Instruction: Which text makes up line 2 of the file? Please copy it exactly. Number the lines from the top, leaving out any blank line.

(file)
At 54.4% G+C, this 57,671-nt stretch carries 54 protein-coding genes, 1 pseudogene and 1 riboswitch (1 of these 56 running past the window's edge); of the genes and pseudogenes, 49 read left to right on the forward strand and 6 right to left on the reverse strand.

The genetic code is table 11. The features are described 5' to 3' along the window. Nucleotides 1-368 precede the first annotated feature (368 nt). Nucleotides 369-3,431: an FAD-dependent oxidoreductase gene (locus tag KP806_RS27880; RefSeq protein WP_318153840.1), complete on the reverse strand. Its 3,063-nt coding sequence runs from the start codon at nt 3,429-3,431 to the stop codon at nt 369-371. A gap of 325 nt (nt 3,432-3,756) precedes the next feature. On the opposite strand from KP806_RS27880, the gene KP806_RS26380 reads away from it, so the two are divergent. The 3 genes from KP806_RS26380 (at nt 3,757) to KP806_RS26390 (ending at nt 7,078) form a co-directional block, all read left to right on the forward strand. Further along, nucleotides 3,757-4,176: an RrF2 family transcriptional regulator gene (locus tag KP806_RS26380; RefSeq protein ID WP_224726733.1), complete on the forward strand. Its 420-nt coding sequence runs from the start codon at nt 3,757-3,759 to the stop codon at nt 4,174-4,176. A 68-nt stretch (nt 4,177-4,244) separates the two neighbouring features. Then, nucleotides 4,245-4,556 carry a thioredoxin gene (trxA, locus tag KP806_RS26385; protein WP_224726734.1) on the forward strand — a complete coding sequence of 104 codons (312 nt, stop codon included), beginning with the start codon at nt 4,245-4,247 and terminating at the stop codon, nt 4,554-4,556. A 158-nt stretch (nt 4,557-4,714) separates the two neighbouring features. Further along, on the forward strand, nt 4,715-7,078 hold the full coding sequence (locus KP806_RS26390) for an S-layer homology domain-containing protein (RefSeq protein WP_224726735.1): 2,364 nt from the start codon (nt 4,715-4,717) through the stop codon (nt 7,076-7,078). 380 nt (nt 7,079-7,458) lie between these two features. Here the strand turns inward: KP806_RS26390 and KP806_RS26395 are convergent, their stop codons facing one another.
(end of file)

The genetic code is table 11. The features are described 5' to 3' along the window. Nucleotides 1-368 precede the first annotated feature (368 nt). Nucleotides 369-3,431: an FAD-dependent oxidoreductase gene (locus tag KP806_RS27880; RefSeq protein WP_318153840.1), complete on the reverse strand. Its 3,063-nt coding sequence runs from the start codon at nt 3,429-3,431 to the stop codon at nt 369-371. A gap of 325 nt (nt 3,432-3,756) precedes the next feature. On the opposite strand from KP806_RS27880, the gene KP806_RS26380 reads away from it, so the two are divergent. The 3 genes from KP806_RS26380 (at nt 3,757) to KP806_RS26390 (ending at nt 7,078) form a co-directional block, all read left to right on the forward strand. Further along, nucleotides 3,757-4,176: an RrF2 family transcriptional regulator gene (locus tag KP806_RS26380; RefSeq protein ID WP_224726733.1), complete on the forward strand. Its 420-nt coding sequence runs from the start codon at nt 3,757-3,759 to the stop codon at nt 4,174-4,176. A 68-nt stretch (nt 4,177-4,244) separates the two neighbouring features. Then, nucleotides 4,245-4,556 carry a thioredoxin gene (trxA, locus tag KP806_RS26385; protein WP_224726734.1) on the forward strand — a complete coding sequence of 104 codons (312 nt, stop codon included), beginning with the start codon at nt 4,245-4,247 and terminating at the stop codon, nt 4,554-4,556. A 158-nt stretch (nt 4,557-4,714) separates the two neighbouring features. Further along, on the forward strand, nt 4,715-7,078 hold the full coding sequence (locus KP806_RS26390) for an S-layer homology domain-containing protein (RefSeq protein WP_224726735.1): 2,364 nt from the start codon (nt 4,715-4,717) through the stop codon (nt 7,076-7,078). 380 nt (nt 7,079-7,458) lie between these two features. Here the strand turns inward: KP806_RS26390 and KP806_RS26395 are convergent, their stop codons facing one another.